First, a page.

lift his hands to permit others to bind him at they might lead him to
martyrdom to which his flesh (though not his spirit) would go
- Now this he spake, signifying by what manner of death he should glorify God. John, who wrote after Peter's death, tells us what the words of Christ meant. His words show that tradition is true in saying that Peter suffered martyrdom, but it is no voucher that tradition is true as to the time (about thirty-four years after this), place (Rome), or manner (crucified head downward) of Peter's death. There is certainly no trustworthy evidence that Peter was ever at Rome.
- And when he had spoken this, he saith unto him, Follow me. This saying bore the usual double sense in which Jesus employed it. Peter was to follow him now (and he did arise and follow), and he was also to follow Jesus to a violent death and a glorious immortality.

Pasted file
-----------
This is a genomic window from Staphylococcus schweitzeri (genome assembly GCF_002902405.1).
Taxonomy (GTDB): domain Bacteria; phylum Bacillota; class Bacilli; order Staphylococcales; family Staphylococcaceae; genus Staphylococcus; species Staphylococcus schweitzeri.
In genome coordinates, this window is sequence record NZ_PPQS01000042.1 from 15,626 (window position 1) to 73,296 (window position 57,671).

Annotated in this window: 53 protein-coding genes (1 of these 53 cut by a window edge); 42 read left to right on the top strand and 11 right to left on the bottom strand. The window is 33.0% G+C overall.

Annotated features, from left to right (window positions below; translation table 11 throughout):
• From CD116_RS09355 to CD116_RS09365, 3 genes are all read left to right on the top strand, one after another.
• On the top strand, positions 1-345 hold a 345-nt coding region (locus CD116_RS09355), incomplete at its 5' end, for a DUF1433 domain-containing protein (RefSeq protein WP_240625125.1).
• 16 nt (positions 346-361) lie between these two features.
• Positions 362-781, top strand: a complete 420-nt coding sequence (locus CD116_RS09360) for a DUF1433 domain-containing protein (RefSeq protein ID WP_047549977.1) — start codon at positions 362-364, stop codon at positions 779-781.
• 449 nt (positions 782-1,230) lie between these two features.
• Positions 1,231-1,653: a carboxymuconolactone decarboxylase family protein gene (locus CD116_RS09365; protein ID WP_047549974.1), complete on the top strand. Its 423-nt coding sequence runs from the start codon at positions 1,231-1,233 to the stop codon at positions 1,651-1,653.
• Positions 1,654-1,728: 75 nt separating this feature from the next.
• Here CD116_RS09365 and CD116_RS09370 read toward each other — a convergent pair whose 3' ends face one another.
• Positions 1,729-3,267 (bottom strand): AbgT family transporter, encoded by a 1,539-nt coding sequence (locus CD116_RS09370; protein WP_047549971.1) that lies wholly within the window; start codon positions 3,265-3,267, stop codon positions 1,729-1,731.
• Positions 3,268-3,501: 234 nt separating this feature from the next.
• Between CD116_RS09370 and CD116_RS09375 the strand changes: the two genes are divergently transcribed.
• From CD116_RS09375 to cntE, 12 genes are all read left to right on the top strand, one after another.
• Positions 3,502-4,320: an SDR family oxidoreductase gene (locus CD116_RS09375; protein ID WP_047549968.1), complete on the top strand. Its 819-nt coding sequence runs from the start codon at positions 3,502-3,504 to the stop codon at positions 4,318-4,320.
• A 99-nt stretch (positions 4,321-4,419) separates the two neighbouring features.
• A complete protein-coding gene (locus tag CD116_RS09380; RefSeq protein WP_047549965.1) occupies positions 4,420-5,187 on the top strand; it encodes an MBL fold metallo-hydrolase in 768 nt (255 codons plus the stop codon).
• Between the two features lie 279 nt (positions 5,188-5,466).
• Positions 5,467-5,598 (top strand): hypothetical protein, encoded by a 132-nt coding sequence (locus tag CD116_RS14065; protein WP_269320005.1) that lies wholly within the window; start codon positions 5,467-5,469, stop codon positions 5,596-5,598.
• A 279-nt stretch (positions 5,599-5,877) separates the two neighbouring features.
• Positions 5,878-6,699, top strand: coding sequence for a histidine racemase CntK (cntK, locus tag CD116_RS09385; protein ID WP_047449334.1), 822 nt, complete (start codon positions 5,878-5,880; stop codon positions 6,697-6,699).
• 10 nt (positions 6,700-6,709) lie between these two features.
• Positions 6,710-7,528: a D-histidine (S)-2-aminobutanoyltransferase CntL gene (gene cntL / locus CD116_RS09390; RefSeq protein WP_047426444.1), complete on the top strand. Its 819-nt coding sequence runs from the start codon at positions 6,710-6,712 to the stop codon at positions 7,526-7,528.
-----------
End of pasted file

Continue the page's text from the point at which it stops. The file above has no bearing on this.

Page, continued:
- The disciple whom Jesus loved. John.
- Who also leaned back on his breast at the supper, and said, Lord,
- who is he that betrayeth thee? See John 13:25.
- Lord, and what shall this man do? Peter and John were near friends (Acts 3:1), and understanding that the Lord had prophesied a violent
death for himself, Peter was naturally interested in the fate of his
- If I will that he tarry till I come, what [is that] to thee? follow thou me. It was none of Peter's business whether John's earthly lot was easier or harder than his own; his business was to be faithful in the pathway whither the Lord led him.
- This saying therefore went forth among the brethren, that that disciple should not die. Our Lord's words were a puzzle when John wrote his Gospel, and to many they are a puzzle still. For an able treatment of the various interpretations of this difficult passage, see W. Johnson's Commentary on John. There is no question that John died. The site of his grave at Ephesus was well known to early Christians. The coming of the Lord for which he tarried was that in the isle of Patmos, of which he tells us in the Book of Revelation. This passage, therefore, shows that John wrote his Gospel before his exile in Patmos.